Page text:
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Book Club With Our Kids

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Installment #21


H20 to Go!

Growing Emotional Resilience and Navigating Through Childhood

with Heart, Humor & Optimism

BY Margo Judge


Installment #21
The Last Word about Achievement:
Dear Student,
Write this somewhere in your homework book:
Achievement builds Self-Esteem.
Self Esteem builds the ability to take Healthy Risks.
The ability to take Healthy Risks builds a foundation for Success.
Build a foundation for Success, and you can build Anything.
The Last Word about Academics and Learning

A Book Club with Our Kids


I had a book club with my son all through elementary and Junior high school-at first because he was late to read, and then because I really wanted to discuss the stories,

and later because I wished to re-educate myself.  We had lots of conversations about symbolism, motives, personalities and plot. 

Our conversations went beyond the normal classroom discussion.  I was passionate that my son’s reading be a “talking” experience.

Would you have said that?  Would you have done that?  What do you think is going here?  Why do you think they going to do this? 

It offered a wonderful opportunity to share ideas, articulate different points of view, describe characters and review their actions-

in short, a great vehicle for exploring and learning about life.


The reading lists are coming home.  It might be difficult to read several books at the same time, if we have more than one child.  But we can still try to at least look through our children’s books and talk to each of our children about what they are reading. 

We can do it over dinner-go around the table and ask what they read that was neat, or boring, or take some incident from one of the books and discuss it. 

Our kids learn by talking to us. By talking they hear themselves think out loud.  By thinking out loud they learn to formulate ideas. 

By formulating ideas they learn to explain their opinions and form conclusions.  In short, they learn to write a coherent English paper.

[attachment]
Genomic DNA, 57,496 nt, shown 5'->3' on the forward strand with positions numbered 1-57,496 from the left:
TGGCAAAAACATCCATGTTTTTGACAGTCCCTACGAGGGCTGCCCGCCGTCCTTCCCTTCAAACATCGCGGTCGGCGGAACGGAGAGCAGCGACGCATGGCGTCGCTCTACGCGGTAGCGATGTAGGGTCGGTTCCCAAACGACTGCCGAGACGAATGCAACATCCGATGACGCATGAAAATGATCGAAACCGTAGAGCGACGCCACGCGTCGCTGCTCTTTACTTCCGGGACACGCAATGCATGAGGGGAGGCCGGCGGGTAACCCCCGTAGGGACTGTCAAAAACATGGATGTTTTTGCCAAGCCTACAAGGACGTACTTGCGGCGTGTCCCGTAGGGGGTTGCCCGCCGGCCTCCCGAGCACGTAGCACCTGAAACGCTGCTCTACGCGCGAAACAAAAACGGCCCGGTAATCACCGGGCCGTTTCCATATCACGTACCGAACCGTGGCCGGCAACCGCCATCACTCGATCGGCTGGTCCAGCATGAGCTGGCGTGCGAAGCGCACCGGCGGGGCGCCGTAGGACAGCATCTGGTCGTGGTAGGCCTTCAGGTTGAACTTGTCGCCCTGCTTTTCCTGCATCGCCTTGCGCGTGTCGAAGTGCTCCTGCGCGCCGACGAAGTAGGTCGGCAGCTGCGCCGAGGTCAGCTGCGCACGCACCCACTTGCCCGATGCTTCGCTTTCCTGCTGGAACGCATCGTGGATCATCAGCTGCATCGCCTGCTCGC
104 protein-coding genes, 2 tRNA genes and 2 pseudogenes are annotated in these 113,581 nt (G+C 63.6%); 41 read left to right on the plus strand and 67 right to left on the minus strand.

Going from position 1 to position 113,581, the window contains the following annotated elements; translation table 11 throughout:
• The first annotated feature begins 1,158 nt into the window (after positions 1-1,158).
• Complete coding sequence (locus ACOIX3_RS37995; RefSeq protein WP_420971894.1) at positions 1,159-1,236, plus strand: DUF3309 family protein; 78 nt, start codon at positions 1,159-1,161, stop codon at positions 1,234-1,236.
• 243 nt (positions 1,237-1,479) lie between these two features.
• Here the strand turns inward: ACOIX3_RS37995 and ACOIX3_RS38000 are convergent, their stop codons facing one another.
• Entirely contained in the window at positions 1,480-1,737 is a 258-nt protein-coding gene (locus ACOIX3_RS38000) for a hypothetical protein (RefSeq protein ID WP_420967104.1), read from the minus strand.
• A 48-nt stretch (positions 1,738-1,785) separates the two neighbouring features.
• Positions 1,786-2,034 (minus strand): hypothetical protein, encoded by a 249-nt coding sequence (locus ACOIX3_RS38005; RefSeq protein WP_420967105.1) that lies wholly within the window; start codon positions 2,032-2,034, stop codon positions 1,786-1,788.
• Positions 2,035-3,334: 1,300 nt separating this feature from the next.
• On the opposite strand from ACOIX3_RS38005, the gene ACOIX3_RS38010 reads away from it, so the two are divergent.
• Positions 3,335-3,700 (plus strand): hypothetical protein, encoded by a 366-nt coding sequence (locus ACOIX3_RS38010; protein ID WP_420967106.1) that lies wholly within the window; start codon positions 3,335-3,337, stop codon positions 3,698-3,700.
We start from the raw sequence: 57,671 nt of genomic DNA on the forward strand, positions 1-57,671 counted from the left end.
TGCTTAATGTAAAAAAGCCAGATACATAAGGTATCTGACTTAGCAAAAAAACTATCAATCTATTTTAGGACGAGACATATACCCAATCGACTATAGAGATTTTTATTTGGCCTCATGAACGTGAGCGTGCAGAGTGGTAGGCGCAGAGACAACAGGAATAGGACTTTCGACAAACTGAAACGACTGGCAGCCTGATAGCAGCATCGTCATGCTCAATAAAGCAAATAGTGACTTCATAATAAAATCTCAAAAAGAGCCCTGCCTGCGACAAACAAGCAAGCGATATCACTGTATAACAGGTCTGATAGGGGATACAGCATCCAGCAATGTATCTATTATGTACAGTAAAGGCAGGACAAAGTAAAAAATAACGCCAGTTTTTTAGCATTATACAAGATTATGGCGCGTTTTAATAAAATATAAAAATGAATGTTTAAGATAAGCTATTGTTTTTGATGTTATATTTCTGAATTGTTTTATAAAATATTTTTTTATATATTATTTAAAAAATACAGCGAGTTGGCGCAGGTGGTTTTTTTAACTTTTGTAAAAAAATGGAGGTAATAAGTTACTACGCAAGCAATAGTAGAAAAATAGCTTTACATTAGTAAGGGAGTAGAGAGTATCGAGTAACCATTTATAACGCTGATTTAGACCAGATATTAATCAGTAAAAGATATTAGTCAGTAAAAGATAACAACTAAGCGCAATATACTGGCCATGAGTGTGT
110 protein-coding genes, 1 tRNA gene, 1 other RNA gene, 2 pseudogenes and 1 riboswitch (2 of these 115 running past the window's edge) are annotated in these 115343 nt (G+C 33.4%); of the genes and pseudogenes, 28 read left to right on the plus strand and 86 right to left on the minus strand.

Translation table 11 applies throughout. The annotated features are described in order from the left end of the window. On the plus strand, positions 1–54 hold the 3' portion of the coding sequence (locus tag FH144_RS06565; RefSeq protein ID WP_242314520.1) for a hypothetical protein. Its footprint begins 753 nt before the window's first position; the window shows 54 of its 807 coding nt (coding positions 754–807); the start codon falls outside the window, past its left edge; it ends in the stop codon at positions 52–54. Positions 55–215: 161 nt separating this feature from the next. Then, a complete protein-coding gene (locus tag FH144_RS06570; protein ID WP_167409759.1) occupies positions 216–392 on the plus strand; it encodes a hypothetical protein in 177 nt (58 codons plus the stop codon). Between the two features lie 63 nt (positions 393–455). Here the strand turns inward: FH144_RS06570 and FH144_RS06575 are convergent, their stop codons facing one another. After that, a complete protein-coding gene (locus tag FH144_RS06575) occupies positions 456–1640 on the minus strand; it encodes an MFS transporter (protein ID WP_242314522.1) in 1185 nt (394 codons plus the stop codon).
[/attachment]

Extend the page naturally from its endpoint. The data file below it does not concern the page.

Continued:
Do not be concerned if your English isn’t good, or you cannot read as well as your child.  It is not about how much you know-

it is about getting your child to talk about what he or she has read.  All you have to do is be curious and ask how they feel about what they're reading.

I’d love to know. So, tell me part of the story.  And then what happened? Really!!?? Gee, how did you feel when you read that? Why?

How did that happen?  I can’t wait to hear what happens next.


A great way to start is simply ask about the title—even if they haven’t read enough of the book to have a full answer, they can suppose. 

Why do you think this book is called “A Tree Grows In Brooklyn”? Or, What do you think “To Kill A Mockingbird” means? 

They discover symbolism, and will start to look for it in other areas of their reading.


Discussing a book can be an excellent ice breaker, if you have a quiet child who does not verbalize a lot;

revealer, if you want to know what makes your child tick;

mentor, if you wish to communicate your values and philosophy.

And, it can be a lot of fun, especially if you pick out vocab words and use them in silly sentences!!!!

Have fun!

Margo@MomOpinion Matters

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 Next Installment #22-Coaches/Extra-Curricular







Updated 2009

H20 to Go! Copyright, 2004
By  Margo Judge

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